Politics doesn’t make strange bedfellows, matrimony does,’ Groucho Marx.
Though – even ‘with kids screaming’ or on the eve of a grand slam final – Roger Federer makes it a rule to sleep in the marital bed*, in 2018 a YouGov poll found that as many as 15 per cent of Britons would – if they had the choice – opt to sleep in a different bed to their spouse.
The reasons for this included snoring, restlessness and a partner’s insistence on having a threesome with their phone or tablet. Sleep disturbance from your nearest (and not so dearest) has even been cited in divorce proceedings as a cause of one party’s ‘unreasonable behaviour.’ Though not halitosis, a divorce ground recognised by the Vikings.
Those who have opted for separate beds from their partners – such as Woman’s Hour presenter Jenni Murray** – are probably blissfully unaware they’re emulating the ancient custom of kings and toffs who considered it uncivilised to share a bed.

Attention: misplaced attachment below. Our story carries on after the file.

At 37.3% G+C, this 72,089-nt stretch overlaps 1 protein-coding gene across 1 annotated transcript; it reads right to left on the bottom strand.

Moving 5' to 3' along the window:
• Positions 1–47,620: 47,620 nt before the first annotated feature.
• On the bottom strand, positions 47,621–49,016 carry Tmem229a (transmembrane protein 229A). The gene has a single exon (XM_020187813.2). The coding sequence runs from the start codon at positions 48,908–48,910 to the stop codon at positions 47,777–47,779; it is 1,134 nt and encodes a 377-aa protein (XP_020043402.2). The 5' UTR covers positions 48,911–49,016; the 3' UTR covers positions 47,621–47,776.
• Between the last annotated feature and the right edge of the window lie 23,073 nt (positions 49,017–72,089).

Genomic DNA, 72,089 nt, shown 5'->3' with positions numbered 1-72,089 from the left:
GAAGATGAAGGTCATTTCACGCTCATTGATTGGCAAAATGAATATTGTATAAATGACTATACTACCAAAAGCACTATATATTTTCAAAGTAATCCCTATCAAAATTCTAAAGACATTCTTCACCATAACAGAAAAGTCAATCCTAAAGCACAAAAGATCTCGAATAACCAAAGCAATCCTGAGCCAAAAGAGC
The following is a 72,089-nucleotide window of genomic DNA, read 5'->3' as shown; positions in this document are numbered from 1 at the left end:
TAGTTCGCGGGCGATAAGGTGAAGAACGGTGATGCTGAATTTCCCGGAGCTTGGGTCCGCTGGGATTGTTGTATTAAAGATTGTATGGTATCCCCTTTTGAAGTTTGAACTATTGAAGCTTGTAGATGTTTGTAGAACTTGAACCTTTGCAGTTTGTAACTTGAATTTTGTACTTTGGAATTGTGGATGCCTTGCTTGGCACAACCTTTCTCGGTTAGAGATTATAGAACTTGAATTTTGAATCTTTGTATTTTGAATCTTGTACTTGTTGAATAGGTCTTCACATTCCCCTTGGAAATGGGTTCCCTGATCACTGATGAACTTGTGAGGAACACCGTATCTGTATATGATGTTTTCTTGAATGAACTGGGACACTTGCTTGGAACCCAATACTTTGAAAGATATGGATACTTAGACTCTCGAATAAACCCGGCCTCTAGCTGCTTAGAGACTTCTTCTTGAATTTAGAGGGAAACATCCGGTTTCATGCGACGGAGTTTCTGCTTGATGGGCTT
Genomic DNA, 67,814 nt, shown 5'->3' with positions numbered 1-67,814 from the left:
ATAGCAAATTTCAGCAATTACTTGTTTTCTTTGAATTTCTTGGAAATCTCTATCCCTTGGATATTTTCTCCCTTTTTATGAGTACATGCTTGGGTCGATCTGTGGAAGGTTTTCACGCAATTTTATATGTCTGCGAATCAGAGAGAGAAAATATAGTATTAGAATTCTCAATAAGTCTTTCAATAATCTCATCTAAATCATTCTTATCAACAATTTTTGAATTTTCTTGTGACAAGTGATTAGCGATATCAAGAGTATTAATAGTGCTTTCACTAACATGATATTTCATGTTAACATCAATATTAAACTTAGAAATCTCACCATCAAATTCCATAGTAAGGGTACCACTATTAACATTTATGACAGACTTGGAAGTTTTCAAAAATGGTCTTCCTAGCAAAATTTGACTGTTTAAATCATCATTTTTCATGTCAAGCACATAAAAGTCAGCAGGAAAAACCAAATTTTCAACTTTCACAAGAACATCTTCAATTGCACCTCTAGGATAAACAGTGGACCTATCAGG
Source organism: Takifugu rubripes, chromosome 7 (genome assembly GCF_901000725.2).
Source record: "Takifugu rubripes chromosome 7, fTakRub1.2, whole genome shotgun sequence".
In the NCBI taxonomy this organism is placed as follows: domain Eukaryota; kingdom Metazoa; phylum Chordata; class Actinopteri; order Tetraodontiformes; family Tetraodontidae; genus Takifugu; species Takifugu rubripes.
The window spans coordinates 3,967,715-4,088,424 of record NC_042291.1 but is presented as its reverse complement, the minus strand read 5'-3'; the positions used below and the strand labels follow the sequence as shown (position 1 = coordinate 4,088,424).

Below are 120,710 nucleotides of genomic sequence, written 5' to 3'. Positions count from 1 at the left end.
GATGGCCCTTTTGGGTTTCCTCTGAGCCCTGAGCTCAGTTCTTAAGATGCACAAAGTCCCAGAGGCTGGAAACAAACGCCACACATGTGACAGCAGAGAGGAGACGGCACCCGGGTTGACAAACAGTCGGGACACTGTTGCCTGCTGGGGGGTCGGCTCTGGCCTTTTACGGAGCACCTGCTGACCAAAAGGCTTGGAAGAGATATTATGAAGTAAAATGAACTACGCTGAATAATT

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Though it may only be a two-up, two-down semi, mortgaged to the hilt, you probably like to think of your home as your castle. Armed with a battery of locks, keys and alarms, you’re determined to defend your fortress from external attack and safeguard your family’s seclusion and secrecy.
Now considered a basic human right and a ubiquitous part of our lives, you and I take our personal privacy for granted, oblivious to the fact that for much of history it did not exist. Even the concept of personal privacy – as we understand it today – was virtually unknown.
It is this fascinating sphere which I’ll be unlocking within the confines of this blog. The edgy, covert, sometimes unsavoury, world that exists behind closed doors. Join me in probing this peephole into personal privacy through the ages. You will be shocked by the startling contrast between the freedoms most of us now enjoy inside our homes and their blatant absence in the past.
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